Eat Plenty of Fruits and Vegetables
You’ve probably heard it all your life—fruits, vegetables, and legumes are good for you, and it’s important to eat them every day.
But, it helps to know why. Fruits, vegetables, and legumes (dry beans and peas) mayreduce the risk of several chronic diseases. Compared to people who eat few fruits, vegetables, and legumes, people who eat higher amounts as part of a healthy diet are likely to have reduced risk of chronic diseases, including stroke and perhaps other cardiovascular diseases, type 2 diabetes, and cancers in certain parts of the body (mouth, throat, lung, esophagus, stomach, and colon-rectum).
A healthy diet is one that:
Emphasizes a variety of fruits, vegetables, whole grains, and fat-free or low-fat milk and milk products
Includes lean meats, poultry, fish, legumes (dry beans and peas), eggs, nuts, and seeds
Is low in saturated fats, trans fats, cholesterol, salt (sodium), and added sugars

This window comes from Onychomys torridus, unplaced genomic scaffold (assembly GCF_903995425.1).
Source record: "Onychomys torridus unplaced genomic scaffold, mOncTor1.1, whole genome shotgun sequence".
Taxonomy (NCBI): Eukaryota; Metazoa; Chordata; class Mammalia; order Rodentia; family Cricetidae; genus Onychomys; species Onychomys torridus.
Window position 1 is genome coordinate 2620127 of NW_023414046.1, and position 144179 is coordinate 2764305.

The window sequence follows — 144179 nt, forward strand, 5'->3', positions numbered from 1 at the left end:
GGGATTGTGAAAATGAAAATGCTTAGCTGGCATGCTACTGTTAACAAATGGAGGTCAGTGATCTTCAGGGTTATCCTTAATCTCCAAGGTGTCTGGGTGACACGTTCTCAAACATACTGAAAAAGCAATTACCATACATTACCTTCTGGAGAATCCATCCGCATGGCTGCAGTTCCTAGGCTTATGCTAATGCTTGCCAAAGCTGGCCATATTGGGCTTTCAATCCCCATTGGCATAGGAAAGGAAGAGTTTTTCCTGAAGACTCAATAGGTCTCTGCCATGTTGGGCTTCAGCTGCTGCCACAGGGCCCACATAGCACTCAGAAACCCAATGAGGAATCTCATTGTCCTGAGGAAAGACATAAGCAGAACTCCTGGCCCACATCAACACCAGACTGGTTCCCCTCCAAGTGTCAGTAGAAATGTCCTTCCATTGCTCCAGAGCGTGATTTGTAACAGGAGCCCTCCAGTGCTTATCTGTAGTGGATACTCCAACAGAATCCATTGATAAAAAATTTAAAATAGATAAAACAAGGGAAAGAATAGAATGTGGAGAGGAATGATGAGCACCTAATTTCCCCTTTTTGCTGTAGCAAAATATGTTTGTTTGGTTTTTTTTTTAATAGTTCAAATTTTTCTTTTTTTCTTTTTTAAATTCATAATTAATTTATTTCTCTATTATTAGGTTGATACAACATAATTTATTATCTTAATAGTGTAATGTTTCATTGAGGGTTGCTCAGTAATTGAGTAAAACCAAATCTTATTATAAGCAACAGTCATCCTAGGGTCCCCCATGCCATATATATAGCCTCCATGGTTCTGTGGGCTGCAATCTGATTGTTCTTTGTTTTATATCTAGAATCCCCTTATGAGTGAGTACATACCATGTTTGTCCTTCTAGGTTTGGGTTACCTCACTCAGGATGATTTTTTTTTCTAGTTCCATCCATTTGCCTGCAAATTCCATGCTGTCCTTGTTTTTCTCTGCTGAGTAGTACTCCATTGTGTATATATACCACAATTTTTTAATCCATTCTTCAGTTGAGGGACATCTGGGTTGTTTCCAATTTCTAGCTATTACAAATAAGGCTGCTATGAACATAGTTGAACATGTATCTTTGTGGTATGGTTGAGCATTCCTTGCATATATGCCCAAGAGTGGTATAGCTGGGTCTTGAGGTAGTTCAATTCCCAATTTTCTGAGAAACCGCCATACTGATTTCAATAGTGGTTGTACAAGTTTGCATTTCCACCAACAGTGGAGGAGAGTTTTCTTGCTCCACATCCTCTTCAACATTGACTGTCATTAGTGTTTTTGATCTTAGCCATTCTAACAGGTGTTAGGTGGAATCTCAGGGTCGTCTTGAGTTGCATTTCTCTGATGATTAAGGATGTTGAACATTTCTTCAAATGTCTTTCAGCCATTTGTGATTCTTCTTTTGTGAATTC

Balances calorie intake with caloric needs
When increasing the amount of fruits, vegetables, and legumes you eat, be sure to eat them in place of less nutritious foods, not in addition to them.
The fiber in fruits, vegetables, and legumes is important. Diets rich in fiber-containing foods may reduce the risk of heart disease. Many fruits, vegetables, and legumes are also rich in nutrients, such as vitamins A and C, folate, and potassium.
When shopping for fruits and vegetables, choose an assortment of different types and colors to provide you with a variety of nutrients. Fruits, vegetables, and legumes (dry beans and peas) that contain vitamins A and C, folate, and potassium are listed in the chart to the right.